The Kinabatangan Wildlife Sanctuary, accessible by 3 hours drive from the city of Sandakan, lies within the vast floodplain of the Kinabatangan river - one of the longest rivers in Malaysia. At 27,000 ha, the Kinabatangan Wildlife Sanctuary is part of an important network of conservation areas in the lowlands of eastern Sabah. Together with existing Forest Reserves, a natural corridor of natural vegetation links the lower tidal reaches of the river (which are fringed with mangrove forests) to the seemingly endless Forest Estates in the upper catchment of the Kinabatangan river. With a rich array of unique habitats, a diverse wildlife fauna and a rich culture and history of the Orang Sungai (in Malay, river people): the Kinabatangan Wildlife Sanctuary is by far the most fascinating of natural protected areas in Sabah.
Visiting this area can be the most amazing experience for any nature lover and there are around 7 different riverside lodges that you can stay at. From these lodges you have regular river cruises, and forest trails, which will give you an almost guaranteed chance of seeing rare jungle wildlife.
The exceptional variety of primates that share these forests are astounding: Orang Utans, the agile Gibbon, Borneo's Proboscis Monkey are the three of its most charismatic primates and less often seen are the nocturnal flying lemur, slow loris and tarsiers. During the drier months of the year, the Asian Elephant (which are one of Asia's most highly endangered species) roam these forests during their annual migration to the floodplain. When forest fruits begin to ripen, the hornbills and an array of wild and endangered birds, feast on a multitude of fleshy fruits that can be found in these forests. With the large network of swamps and lakes in the region, a large number of aquatic animals inhabit the Kinabatangan: community of freshwater fish; freshwater rays and sharks; crocodiles and wild otters.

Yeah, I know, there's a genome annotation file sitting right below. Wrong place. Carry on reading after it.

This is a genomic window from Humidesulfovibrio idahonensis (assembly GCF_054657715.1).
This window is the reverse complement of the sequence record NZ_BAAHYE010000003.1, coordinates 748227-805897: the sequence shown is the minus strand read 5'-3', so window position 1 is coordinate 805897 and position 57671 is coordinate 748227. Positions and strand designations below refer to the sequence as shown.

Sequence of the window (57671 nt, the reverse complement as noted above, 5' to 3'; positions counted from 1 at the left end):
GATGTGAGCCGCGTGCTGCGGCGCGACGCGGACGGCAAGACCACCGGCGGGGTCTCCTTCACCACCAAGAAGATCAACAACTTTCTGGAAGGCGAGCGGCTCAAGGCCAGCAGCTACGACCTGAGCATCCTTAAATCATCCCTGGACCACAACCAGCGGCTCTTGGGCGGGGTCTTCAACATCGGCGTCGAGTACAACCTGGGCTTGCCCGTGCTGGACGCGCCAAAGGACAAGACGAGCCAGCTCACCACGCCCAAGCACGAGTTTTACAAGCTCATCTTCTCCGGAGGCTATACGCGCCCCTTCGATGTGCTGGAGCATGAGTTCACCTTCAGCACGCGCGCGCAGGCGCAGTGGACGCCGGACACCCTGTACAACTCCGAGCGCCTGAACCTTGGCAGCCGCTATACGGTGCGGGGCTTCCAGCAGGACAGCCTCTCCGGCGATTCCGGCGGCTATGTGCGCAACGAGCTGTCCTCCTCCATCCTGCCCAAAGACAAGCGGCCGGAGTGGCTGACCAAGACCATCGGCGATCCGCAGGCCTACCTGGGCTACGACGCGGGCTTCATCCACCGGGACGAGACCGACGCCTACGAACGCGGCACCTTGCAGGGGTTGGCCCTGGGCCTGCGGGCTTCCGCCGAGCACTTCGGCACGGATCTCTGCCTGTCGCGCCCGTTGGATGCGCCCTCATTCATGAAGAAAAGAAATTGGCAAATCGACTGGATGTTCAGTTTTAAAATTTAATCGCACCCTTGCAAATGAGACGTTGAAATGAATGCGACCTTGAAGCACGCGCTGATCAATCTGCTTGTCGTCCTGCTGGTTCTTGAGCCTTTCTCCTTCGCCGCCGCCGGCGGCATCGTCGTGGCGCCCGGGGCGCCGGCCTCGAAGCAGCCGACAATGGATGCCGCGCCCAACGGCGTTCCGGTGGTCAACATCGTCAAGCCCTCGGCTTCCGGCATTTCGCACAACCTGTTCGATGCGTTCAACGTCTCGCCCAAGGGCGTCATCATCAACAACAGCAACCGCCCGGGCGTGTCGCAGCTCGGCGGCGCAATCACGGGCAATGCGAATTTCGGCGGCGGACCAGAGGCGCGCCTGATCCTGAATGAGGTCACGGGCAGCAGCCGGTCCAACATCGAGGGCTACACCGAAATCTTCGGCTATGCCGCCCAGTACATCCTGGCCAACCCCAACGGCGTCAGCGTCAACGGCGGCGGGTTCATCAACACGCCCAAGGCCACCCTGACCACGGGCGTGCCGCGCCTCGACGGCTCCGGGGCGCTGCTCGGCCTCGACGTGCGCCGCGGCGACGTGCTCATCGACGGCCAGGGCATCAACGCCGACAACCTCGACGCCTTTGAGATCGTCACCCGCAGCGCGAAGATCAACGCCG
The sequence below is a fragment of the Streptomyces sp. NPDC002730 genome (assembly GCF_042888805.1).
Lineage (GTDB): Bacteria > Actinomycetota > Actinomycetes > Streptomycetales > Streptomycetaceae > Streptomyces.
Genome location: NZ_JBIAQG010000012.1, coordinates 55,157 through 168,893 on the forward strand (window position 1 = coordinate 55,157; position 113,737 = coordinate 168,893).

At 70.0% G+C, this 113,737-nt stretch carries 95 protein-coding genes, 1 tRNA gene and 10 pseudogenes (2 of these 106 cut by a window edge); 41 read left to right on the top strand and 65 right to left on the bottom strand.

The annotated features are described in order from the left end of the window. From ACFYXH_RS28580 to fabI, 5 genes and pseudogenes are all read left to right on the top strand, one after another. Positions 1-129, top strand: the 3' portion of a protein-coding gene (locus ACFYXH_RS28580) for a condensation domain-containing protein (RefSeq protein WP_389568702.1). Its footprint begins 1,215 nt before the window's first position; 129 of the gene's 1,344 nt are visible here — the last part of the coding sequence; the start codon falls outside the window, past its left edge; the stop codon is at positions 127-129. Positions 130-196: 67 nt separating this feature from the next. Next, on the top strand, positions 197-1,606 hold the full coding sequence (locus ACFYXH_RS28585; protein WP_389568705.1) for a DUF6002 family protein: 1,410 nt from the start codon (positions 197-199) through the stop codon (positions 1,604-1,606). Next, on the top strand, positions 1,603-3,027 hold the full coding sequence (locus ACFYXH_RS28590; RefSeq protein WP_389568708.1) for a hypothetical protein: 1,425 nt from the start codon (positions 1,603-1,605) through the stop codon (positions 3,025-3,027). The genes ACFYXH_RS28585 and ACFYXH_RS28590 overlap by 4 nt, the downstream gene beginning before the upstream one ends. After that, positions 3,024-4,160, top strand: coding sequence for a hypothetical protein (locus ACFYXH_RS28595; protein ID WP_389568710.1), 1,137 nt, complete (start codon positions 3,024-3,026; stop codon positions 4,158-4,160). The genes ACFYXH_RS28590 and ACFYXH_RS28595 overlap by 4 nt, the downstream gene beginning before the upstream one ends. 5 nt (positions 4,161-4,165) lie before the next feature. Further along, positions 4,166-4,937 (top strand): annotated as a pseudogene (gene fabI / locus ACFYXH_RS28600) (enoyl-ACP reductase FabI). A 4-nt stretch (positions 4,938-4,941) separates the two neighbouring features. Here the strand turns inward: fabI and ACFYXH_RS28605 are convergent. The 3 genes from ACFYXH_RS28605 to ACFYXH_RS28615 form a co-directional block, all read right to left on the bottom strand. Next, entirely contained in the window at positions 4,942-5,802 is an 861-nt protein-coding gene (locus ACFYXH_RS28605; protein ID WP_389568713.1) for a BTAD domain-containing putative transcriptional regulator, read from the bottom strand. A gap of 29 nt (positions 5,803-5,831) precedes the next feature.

Since the early days of trade in Borneo, the Kinabatangan river has been one of the major access routes to the natural resources of the forests and caves - rattans, resins from forest trees and edible bird"s nests have been but the few valued harvests of the Kinabatangan. Small settlements established where such resources were near-at-hand. The Orang Sungai (a broad term that has been given to the people who settled along rivers) are of a mixed and diverse heritage. The true natives had intermarried over the centuries with traders and settlers that have made their way to the Kinabatangan. Over all this time, the forest and rivers have been central to the livelihood of the people here. Working to maintain this balance between the wise use and conservation of this unique floodplain has been the key to the conservation efforts here. WWF-Malaysia's projects director wrote that, "right here in the lower Kinabatangan, some of Malaysia's and Borneo"s rarest wildlife achieves its greatest abundance alongside people collecting rattan and fishing for their livelihood". A balance can be achieved, which should be the goal for the future of the people and forests of the Kinabatangan.
Getting to the Kinabatangan is fairly easy. There are daily flights from Kota Kinabalu to Sandakan and from Kuala Lumpur to Sandakan with both Malaysia Airlines and AirAsia. From Sandakan it is a 3 hour drive to the village of Sukau from where you access the riverside lodges.